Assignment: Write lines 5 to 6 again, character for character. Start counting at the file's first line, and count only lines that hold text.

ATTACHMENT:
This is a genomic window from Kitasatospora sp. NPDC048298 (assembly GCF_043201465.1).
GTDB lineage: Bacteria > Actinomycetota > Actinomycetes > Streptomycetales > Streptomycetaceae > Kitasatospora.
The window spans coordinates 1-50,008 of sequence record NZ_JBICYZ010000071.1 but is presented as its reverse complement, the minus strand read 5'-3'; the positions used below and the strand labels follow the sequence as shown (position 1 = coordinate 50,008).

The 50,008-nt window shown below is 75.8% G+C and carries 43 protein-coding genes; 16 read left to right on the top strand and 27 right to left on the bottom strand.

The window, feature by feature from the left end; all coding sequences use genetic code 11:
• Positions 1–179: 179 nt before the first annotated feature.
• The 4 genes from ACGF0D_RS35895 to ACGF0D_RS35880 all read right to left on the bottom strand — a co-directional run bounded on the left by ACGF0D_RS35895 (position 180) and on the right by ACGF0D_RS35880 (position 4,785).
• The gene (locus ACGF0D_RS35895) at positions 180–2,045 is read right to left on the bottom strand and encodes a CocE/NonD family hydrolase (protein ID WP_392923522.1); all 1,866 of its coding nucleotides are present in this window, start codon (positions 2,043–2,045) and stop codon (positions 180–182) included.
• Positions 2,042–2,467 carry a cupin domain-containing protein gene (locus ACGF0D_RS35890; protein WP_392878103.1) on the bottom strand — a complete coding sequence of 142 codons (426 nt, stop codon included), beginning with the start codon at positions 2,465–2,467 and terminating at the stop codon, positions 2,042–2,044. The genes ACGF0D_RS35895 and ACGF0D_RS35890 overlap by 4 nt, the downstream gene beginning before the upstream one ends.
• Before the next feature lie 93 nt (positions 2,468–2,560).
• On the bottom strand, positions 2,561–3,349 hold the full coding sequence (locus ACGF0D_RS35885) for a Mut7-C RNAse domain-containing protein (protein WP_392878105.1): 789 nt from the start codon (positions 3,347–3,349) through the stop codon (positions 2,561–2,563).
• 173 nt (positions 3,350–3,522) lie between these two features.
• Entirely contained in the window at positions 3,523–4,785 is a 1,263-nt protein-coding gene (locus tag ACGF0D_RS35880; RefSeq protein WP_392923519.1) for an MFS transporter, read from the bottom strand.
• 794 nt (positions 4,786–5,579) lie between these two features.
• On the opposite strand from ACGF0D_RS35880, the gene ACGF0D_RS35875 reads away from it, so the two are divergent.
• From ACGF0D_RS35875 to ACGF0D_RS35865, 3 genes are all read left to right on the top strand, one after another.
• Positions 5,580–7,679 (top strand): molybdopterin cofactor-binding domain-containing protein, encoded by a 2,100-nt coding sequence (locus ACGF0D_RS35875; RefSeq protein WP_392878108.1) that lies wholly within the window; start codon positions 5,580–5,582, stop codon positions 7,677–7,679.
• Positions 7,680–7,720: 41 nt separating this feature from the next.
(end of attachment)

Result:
The window, feature by feature from the left end; all coding sequences use genetic code 11:
• Positions 1–179: 179 nt before the first annotated feature.